JEFFREY BROWN:  Well, this is, Admiral, this is after all part of a much larger debate, right, about military comprehension, salaries, health benefits that’s affecting, of course, all sectors. 



But this is a false choice.  The heart and core of our military is the all-volunteer force.  And the heart and core of the all-volunteer force is that 17 percent of the noncommissioned officers and officers that stay in, that are midgrade officers that have known nothing but war for the last 10, 12 years, they are wondering, is it worth it if this is the way the country is going to keep their word to me and my family?

And so when these people leave at 20 years or 25 years, most of the time, it’s an up-or-out system, where they are told, OK, you have made it to E-7.  You are allowed to stay this long.  Now it’s time for you to leave, or they’re exhausted from deployment after deployment, or their family is exhausted.  So they’re leaving. 

They’re not expecting to retire.  They get $23,000, that sergeant 1st class, which is a typical person retires.  That with a family of four is the poverty level.  And that’s before taxes and that’s before the survivor benefit.  So, all of these folks know they need to go back into the work force.  A lot of them need to go through training.  That’s extra education.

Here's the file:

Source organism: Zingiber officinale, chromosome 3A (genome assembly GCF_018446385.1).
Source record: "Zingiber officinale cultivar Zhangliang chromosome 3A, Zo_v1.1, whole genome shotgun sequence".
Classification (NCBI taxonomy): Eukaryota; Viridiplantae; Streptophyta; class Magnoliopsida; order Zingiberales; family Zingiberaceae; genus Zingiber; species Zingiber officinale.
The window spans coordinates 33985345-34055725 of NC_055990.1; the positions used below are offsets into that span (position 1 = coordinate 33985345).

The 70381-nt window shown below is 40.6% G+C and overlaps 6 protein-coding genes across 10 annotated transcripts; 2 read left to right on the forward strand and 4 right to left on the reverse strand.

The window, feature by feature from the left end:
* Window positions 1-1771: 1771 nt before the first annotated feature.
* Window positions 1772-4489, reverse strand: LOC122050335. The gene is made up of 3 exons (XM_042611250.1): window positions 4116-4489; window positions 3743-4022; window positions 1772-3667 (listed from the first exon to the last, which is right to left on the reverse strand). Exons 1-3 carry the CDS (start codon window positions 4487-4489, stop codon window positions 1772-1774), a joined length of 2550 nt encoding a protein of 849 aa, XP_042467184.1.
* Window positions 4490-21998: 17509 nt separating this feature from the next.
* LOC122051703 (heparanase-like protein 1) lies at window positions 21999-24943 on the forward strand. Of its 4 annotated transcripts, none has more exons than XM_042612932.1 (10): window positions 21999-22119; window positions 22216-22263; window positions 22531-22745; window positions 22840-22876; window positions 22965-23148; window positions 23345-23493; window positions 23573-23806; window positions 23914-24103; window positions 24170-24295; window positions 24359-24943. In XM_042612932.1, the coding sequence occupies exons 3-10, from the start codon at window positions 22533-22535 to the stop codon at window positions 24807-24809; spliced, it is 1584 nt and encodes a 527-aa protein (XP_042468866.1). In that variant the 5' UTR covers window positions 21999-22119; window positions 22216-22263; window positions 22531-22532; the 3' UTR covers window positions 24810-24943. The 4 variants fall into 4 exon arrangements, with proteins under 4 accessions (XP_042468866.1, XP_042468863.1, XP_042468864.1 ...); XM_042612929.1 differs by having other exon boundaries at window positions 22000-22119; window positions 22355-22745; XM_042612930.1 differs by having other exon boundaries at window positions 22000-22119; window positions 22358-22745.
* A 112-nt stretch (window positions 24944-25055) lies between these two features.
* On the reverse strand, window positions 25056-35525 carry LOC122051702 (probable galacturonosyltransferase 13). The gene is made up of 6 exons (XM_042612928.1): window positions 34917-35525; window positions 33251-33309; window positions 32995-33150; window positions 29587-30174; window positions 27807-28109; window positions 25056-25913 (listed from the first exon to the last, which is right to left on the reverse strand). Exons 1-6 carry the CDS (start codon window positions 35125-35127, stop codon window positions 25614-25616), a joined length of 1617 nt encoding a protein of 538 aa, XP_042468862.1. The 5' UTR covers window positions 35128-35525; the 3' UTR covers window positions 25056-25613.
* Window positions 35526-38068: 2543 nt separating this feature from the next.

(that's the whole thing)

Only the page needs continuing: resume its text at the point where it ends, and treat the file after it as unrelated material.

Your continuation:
So this is a big deal financially.  And it’s an even bigger deal because they’re not keeping their promises to these… 


JEFFREY BROWN:  We have about 30 seconds.  And I see there are some legislators want to overturn this. 


LAWRENCE KORB:  Basically, again, this is nonsense. 

Forty percent of the people on active duty today have never deployed, OK?  Only 11 percent have deployed more than once.  The kids who fought in Iraq and Afghanistan, the enlisted people, they are not retiring, OK?  Basically, half the officers do; 17 percent of the — but Marines and Army is less than 10 percent.  So don’t give me this, this is these people.

This is not these people.  It’s different people. 

JEFFREY BROWN:  All right, Congress is coming back.  They’re going to have to look — take another look at this. 

VICE ADM. NORBERT RYAN:  Hopefully, they’re going to fix it when it gets through the Defense Committee.

JEFFREY BROWN:  All right, Vice Admiral…

VICE ADM. NORBERT RYAN:  Seventy-three percent of the people that are retired are noncommissioned officers, so it does impact tremendously on our noncommissioned officers. 

JEFFREY BROWN:  Vice Admiral Norbert Ryan and Lawrence Korb, thank you both very much. 

LAWRENCE KORB:  You’re welcome.

VICE ADM. NORBERT RYAN:  Thank you, Jeff.